Published December 18, 2009
When they said "you can't take it with you," they certainly weren't talking about music. Sony's game-changing Walkman was a landmark in consumer electronics, but it was the Apple iPod that made addiction to earbuds a worldwide phenomenon.
This holiday season, you have many more choices than just the iPod. (Even the iPod has four different choices, and that's before you pick a color.) You can find some smaller devices with limited features for $20 or less, or you can spend $500 or more for a full-blown model that rivals a portable computer in complexity.
It's not even fair to call them "MP3" players any more, since many will also let you watch movies and videos as well. So what do you need to know to buy the perfect holiday gift?
Video or Music Only: The best place to start is to make a choice: Do you want to watch movies on the thing? If all you want is to play music, that narrows the field (and may save you a bunch of money). To watch video, you need a full-color screen big enough to watch. That adds to the product's cost; a music-only device can get by with a simple text display, or maybe even no display at all.
FM Radio: No matter how great your music collection may be, it's possible that you'll get tired of it at times. Or maybe there's a sporting event or interesting news event that you want to follow. At times like these, you'll appreciate a media player that includes an FM tuner. Even some inexpensive models like the Sansa Clip+ 2GB model have this handy feature.
Storage Matters: The music (and video) you listen to gets stored in the media player, so one of the most important features is storage capacity. And physical size has little to do with capacity; you can fit an entire CD collection on a device smaller than a pocket watch. As a rule of thumb, you can store between 250 and 500 songs per gigabyte (GB) of storage. So a 2GB media player should hold 500 to 1,000 songs. At about 3 minutes per song, that's between five and 10 hours of listening pleasure.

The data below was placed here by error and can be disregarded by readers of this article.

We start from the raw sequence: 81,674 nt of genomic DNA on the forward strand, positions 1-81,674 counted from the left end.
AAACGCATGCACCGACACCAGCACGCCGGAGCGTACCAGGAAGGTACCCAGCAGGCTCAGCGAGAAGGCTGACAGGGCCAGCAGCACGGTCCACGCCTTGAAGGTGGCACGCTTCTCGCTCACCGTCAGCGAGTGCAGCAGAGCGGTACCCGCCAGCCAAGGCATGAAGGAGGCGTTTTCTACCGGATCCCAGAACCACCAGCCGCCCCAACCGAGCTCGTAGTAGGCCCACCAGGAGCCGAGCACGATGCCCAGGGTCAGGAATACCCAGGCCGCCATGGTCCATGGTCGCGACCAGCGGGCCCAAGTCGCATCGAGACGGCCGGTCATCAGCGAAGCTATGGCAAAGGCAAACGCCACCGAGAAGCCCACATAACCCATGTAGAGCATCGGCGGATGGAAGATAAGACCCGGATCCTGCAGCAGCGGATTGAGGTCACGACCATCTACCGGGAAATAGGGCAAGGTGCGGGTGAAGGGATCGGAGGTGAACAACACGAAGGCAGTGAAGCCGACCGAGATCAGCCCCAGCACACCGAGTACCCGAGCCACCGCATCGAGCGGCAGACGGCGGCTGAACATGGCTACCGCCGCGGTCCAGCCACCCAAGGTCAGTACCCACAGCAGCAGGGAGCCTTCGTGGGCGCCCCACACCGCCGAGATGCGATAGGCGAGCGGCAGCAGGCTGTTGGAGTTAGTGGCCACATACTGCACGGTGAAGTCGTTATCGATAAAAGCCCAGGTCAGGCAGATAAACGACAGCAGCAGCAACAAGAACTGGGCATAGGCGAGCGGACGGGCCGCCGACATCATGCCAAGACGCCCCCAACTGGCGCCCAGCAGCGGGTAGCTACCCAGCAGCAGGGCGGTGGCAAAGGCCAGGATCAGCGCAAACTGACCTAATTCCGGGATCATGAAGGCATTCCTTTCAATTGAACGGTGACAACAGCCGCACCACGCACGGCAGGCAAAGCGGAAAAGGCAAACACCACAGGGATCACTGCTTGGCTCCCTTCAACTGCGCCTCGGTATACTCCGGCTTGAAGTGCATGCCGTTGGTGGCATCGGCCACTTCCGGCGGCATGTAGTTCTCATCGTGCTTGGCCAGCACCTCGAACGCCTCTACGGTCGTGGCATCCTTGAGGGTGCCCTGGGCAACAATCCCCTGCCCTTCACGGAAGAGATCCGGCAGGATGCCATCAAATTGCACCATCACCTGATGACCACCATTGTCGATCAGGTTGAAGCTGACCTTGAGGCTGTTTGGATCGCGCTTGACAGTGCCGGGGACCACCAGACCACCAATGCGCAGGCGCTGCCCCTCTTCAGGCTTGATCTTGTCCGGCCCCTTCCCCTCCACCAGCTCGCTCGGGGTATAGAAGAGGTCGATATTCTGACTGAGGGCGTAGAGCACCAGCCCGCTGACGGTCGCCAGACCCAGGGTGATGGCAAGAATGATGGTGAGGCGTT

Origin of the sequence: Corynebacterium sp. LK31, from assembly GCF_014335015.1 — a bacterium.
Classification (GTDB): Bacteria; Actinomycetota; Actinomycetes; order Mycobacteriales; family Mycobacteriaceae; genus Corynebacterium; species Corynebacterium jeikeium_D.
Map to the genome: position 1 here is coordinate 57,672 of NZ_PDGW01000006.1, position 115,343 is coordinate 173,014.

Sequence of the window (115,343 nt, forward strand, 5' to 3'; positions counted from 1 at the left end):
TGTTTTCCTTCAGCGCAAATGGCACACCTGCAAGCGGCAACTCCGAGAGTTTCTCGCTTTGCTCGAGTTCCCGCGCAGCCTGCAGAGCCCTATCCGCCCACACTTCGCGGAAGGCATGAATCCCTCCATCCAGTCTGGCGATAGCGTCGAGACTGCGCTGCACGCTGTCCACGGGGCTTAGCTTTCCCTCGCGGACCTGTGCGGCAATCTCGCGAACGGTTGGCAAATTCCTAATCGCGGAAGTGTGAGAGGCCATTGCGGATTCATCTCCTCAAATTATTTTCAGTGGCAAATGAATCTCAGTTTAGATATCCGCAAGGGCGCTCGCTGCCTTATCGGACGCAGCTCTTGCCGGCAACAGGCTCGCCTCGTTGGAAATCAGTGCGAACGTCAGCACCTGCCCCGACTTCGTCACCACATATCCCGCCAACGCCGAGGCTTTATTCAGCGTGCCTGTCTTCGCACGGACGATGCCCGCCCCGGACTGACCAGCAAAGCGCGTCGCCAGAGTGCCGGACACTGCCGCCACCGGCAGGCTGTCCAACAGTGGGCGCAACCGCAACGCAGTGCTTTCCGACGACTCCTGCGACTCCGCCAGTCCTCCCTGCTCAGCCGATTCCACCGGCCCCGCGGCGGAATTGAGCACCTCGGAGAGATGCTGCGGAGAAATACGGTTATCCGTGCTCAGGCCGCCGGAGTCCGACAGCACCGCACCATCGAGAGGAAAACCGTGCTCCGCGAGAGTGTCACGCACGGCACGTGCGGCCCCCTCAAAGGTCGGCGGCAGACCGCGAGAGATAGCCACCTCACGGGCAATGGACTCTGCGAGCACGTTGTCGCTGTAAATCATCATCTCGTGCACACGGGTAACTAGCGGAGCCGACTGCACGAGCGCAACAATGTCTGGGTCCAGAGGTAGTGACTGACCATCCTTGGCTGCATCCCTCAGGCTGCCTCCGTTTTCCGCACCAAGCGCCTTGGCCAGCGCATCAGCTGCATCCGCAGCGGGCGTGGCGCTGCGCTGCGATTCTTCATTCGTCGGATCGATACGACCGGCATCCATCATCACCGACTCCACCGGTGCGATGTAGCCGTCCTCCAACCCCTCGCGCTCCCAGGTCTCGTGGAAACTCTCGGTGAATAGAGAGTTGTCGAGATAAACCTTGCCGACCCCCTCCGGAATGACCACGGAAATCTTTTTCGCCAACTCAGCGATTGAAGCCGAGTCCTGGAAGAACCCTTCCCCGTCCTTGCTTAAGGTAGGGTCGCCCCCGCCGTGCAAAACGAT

You'll find two different types of storage in media players. Some use a hard disk drive, just like a computer. These can have enormous capacities, like the 160GB iPod Classic, but they tend to suck down power faster.
The alternative is "flash memory," meaning storage based not on spinning platters but memory chips. You'll find capacities up to 32GB, like in the Creative Zen X-Fi 32GB model. In most cases, some or all of the flash memory is permanently installed in the device. Many also offer the ability to read memory cards, which makes it easy to swap out different collections and copy files from a computer.
The SD card is the same format used by most digital cameras, so it may be most convenient to get one that uses these same type of cards. Media players that use flash memory tend to be smaller, lighter, and last longer on a battery charge then models equipped with hard drives.
Can You Hear Me Now? You might be surprised to learn that not all media players can play all music files. The most common is the MP3 format, and just about every media player can handle this format. However, the Apples iTunes service provides files in a format known as AAC, and this may include copy protection which can prevent you from playing the files on different devices.
Other formats exist, such as WMA (a Windows Media Player format) and OGG (an open-source format), and some players tout their ability to play these files. But you probably only need MP3 support.
Screen Issues: When it comes to looking at photos or watching videos on a media player, you need to consider two details: size and resolution. First, the screen needs to be big enough to see the picture on it; a 2-inch diagonal is the minimum, but bigger is better, especially if you're going to watch widescreen movies.
But a bigger screen doesn't mean a higher resolution screen. You won't find any high definition media players, although some have very low resolutions such as 320 by 240. More pixels (dots) are better, and on some larger models you'll find a more detailed 800 by 480 resolution — like on the 4.8" screen of the Archos-5. Some devices, like the Sony Walkman NWZ-X1051F, have an OLED screen that will look sharper and brighter than an equivalent LCD screen.
The very newest media players have touch screen interfaces that are much cooler to use than the plain old buttons and jog wheels found on earlier models. Just expect to pay a big premium for this feature.
Other Features: Media players come with a variety of other functions that can be handy if you need them — but they're just embellishments if you don't. Some to look for are voice recording (a handy way to take notes and reminders), GPS navigation, and even built-in video cameras.
Some media players are can connect to the Internet or your home network using a wireless Wi-Fi connection, which can make it easy to browse the Web or transfer music files from your computer. Some also have Bluetooth connections that let you hook up to your computer or headset without wires.
But all of them play great music and fit in your pocket. And that's really the point, isn't it?